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Advice from a Toronto Chiropractor: The Three S’ to Stop Winter Slips

As much as it pains us to admit, the snowy season is just around the corner. And while a winter wonderland can certainly be beautiful, it also marks an increase in accidental injuries throughout Toronto.

In fact, winter is one of the busiest times of the year for Toronto chiropractors, due to winter-related accidents that cause back strain, vertebral disc damage, and even spinal fractures.

The culprit for most of these injuries is ice. Thankfully, there are three solutions to ice: Salt, Sand, and Shovelling.

To keep safe, it’s important to identify the weather conditions that can cause ice, and immediately spread salt or sand as soon as ice has formed.

Common causes of ice

Ice forms when moisture comes into contact with freezing temperatures—but this moisture can come from any number of places:

  • Frost or dew
  • Groundwater from the soil
  • Freezing rain
  • Melted snow
  • And, the most common cause: compacted snow

The safest measure is to assume that, if you see snow or frost, there is likely ice as well.

Also remember that if snow is left for too long, it will compact into ice. Fluctuating temperatures that melt and then quickly freeze again can cause wide-spread icing, but most ice is avoidable through regular care.

Sand or salt?

There are two options for ice removal, each with its own strengths and weaknesses:

Salt – Beat the Ice with Chemistry

Salt, in particular rock salt, is the most common solution for icing. Rock salt is fairly inexpensive, and available at most hardware or super-stores.

Salt works by mixing with the water in the ice to become salt water, which has a much lower freezing point than normal water. Just spread some around, and the ice will slowly disappear.

However, its strength is also its downside. At temperature below -12⁰C, the salt water may no longer freeze. The run-off from the ice can be rough on grass, shrubs, and concrete, potentially damaging soil and eroding your driveway over time and through excessive use.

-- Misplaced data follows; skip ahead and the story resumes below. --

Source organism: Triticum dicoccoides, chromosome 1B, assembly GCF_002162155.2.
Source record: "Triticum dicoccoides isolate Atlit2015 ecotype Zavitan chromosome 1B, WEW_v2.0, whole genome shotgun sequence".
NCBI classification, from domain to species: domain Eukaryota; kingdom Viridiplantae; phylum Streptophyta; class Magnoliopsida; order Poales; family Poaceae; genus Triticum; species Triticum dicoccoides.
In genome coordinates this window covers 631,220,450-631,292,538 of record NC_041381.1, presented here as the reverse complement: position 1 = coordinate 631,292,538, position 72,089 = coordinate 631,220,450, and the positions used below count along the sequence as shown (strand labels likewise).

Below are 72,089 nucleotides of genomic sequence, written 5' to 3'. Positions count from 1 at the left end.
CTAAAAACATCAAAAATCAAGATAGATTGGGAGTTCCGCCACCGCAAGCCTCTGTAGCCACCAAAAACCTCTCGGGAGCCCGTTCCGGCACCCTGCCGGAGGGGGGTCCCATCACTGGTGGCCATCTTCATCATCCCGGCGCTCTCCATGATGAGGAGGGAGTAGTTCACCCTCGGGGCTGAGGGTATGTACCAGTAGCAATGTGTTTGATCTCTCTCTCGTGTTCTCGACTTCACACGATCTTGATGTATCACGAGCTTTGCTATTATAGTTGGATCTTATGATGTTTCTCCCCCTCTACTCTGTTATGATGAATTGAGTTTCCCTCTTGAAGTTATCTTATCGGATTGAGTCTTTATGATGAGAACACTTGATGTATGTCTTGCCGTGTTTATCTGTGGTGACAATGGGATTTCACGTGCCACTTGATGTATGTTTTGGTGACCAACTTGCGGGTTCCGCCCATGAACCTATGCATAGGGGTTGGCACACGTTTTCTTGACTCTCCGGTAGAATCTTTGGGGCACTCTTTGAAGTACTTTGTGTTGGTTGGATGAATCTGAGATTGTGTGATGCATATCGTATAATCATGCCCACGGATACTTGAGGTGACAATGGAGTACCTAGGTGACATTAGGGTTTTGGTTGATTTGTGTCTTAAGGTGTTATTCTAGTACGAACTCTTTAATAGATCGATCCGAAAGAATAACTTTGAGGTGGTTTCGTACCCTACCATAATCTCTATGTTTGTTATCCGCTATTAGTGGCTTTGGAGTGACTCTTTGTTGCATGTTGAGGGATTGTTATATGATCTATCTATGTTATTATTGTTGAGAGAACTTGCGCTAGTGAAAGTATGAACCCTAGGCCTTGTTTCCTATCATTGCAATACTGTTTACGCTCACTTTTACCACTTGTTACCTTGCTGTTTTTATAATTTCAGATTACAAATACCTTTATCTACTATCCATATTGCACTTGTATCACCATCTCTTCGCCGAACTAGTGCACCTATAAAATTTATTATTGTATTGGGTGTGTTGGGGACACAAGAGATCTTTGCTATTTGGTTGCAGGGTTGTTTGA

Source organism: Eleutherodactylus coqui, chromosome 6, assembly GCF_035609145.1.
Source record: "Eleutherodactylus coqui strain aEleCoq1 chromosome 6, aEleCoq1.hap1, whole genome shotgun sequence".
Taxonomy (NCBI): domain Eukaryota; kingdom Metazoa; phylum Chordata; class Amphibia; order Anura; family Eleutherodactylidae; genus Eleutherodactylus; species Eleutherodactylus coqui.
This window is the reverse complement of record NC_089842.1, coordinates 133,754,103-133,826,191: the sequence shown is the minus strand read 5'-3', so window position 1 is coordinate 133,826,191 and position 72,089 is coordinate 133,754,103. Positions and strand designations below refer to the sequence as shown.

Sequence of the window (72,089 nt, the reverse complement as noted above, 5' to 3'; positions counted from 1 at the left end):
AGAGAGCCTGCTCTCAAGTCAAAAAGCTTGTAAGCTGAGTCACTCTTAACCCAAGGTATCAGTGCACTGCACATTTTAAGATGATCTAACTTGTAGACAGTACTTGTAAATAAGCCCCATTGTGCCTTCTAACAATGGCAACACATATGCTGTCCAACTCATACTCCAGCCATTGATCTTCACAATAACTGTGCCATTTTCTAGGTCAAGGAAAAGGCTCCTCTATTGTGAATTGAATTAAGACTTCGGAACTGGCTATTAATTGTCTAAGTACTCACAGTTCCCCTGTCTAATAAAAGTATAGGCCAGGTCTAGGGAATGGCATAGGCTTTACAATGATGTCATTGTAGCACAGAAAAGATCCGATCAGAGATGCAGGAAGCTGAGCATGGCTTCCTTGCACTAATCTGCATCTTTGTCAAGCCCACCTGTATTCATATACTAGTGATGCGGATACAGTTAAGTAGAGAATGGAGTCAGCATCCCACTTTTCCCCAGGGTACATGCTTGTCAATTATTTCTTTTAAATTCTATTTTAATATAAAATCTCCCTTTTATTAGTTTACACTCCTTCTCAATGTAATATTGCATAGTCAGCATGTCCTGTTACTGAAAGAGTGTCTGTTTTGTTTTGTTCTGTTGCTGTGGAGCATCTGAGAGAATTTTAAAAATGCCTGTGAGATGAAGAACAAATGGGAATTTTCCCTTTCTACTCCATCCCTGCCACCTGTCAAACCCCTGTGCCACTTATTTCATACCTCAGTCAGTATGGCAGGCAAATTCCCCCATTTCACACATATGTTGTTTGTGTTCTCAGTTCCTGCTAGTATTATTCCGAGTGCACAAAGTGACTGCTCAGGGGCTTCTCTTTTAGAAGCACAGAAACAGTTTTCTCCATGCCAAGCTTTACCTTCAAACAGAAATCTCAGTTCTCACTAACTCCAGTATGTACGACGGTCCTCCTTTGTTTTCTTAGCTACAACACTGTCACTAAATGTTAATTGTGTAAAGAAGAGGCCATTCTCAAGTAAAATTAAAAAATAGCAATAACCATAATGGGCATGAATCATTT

Sand – Beat the Ice with Physics

Sanddoesn’t melt ice at all. It works by adding friction, making the ice no longer slippery. For this reason, you should use coarse sand, which lends a better grip than fine sands. You can also substitute sand for any other abrasive and readily-available material, such as sawdust or kitty litter.

Unfortunately, since sand is only useful as an abrasive, it will need to be reapplied as soon as it has iced over.

The greatest downside of sand is that, not only do you need to reapply it, but it doesn’t melt. When the snow and ice melts, the sand can leave you with an unpleasant-looking mess in your driveway and walkways, and possibly lead to a clogged drainage.

What is the best option?

The best option is always to not have ice by your house in the first place.

While you have no control over freezing rain or groundwater run-off, you can avoid ice caused by excessive snow build-up, which is the most common cause of winter ice.

Of the 3 S’ to stop winter slips, ‘Shovelling’ is by far the most effective option.

Want to reduce the risk of back strain due to winter weather? Do you want to improve general health and comfort this winter? Regular appointments with a Toronto chiropractorcan help keep you strong and limber, and avoid potential injuries this winter. Call or email us to book an appointment today.